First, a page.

A United States Court Judge Kaplan has now ruled that the class action suit brought against EOS developer Block.one ought to be represented by a lead plaintiff. This was after five of the investors of Block.one ICO displayed a lack of goodwill and commitment to make them the lead plaintiff of the case.
“Raises further concerns that the application is being driven by the lawyers, rather than the plaintiffs.”
The lead plaintiff often brings forth the interests of other plaintiffs in court in the case of a class-action suit. Hence, they get to pick the attorneys to handle the suit as well as picking up the legal tab. In this case, Judge Kaplan was keen to highlight that the case drags on for years which is potentially lucrative for the lead plaintiff’s attorneys.
CAOF declared the biggest Block.one loser
Law firm of Grant & Eisenhofer P.A has been chosen as the lead counsel in the case. This was decided upon by the Crypto Assets Opportunity Fund (CAOF) and rubber-stamped by the U.S. District Court for the Southern District of New York. This was after an August 4th hearing was able to confirm the losses suffered by CAOF and determined that they were the biggest losers.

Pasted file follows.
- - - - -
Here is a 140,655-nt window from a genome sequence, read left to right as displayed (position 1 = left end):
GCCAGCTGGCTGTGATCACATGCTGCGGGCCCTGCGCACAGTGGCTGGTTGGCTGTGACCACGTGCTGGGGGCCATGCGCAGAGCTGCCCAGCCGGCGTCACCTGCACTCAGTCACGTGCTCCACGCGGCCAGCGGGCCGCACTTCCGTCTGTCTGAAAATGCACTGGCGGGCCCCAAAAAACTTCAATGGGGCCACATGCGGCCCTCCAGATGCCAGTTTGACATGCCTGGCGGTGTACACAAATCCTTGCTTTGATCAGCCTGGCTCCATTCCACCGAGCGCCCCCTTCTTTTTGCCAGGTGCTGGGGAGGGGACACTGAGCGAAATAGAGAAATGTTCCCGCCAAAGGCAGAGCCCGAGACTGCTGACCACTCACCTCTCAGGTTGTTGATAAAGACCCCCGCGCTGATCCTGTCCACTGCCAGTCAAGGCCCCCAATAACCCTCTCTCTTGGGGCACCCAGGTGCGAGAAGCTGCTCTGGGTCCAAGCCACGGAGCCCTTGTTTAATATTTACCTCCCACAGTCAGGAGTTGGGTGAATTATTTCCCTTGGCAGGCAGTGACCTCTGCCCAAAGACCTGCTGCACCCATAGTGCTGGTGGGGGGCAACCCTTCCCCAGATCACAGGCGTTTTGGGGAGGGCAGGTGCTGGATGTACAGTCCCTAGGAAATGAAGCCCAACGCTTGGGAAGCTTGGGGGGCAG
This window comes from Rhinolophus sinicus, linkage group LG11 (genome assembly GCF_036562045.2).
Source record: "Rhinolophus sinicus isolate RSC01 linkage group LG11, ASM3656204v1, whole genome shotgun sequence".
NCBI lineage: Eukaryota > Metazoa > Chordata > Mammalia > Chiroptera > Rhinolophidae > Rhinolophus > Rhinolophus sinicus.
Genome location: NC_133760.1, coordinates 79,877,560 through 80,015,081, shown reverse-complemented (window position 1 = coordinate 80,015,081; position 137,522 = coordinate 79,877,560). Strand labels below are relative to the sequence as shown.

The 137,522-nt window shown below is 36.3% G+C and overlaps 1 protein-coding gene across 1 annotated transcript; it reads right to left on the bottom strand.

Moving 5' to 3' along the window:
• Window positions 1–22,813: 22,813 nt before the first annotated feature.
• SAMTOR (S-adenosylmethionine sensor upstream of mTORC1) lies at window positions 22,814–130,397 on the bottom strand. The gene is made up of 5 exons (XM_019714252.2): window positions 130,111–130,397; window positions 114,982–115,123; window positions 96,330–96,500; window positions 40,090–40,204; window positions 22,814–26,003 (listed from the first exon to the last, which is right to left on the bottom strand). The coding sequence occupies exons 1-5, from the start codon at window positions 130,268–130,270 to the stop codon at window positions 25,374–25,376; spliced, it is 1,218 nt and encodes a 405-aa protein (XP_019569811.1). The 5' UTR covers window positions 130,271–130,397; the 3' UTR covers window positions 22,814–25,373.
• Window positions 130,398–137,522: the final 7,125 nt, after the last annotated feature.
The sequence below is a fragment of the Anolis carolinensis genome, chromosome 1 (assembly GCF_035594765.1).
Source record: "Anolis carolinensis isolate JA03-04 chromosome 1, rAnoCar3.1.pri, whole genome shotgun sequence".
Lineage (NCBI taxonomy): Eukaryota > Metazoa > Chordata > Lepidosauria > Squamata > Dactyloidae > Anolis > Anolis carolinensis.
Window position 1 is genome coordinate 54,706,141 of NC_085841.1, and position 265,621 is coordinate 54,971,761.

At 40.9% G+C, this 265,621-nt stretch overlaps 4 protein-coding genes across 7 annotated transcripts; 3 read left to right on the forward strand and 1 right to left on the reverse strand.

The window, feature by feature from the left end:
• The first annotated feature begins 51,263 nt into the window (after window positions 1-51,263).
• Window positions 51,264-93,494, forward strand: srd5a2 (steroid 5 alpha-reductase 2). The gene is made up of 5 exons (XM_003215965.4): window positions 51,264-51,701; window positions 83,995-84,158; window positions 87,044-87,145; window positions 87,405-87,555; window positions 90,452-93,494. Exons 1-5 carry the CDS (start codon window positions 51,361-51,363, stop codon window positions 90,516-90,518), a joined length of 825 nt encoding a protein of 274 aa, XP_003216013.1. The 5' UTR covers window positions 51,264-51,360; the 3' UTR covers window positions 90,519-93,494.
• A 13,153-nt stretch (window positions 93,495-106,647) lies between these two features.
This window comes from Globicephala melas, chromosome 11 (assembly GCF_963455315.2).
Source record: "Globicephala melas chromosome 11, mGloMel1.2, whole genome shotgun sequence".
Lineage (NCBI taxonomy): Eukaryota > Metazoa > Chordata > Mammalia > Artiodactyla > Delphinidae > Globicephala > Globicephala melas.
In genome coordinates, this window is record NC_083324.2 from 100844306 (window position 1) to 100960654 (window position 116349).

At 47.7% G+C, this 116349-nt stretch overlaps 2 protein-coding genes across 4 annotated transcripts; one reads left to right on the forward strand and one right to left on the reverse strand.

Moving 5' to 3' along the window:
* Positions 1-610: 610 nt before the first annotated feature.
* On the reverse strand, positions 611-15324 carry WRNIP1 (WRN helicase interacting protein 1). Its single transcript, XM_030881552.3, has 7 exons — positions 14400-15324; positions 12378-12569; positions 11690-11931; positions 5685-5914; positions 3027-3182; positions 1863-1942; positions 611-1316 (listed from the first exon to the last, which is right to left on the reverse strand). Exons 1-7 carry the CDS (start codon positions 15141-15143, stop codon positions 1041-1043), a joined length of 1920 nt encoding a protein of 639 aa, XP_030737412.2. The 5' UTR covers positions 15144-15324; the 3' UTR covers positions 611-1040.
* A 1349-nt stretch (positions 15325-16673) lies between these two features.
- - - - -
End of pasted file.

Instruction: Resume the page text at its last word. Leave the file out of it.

The Williams Group that had filed a similar suit however had their motion shot down after the Judge deemed the evidence submitted inaccurate and unsubstantiated. Their trading data didn’t quantify how much they really had lost from the ICO. Data submitted indicated that they had lost more tokens than they acquired in the Initial Coin offering.
In a similar scenario, plaintiff Token Fund I, was incorporated only 2 days prior to filing the motion to lead the class action. They failed to produce intricate details of their previous trading activities, especially with Block.one.
The motion clarifies that considerations such as previous collaborations amongst group members and how they intend to move forward with the class action have to be made when a group makes an application for lead plaintiff.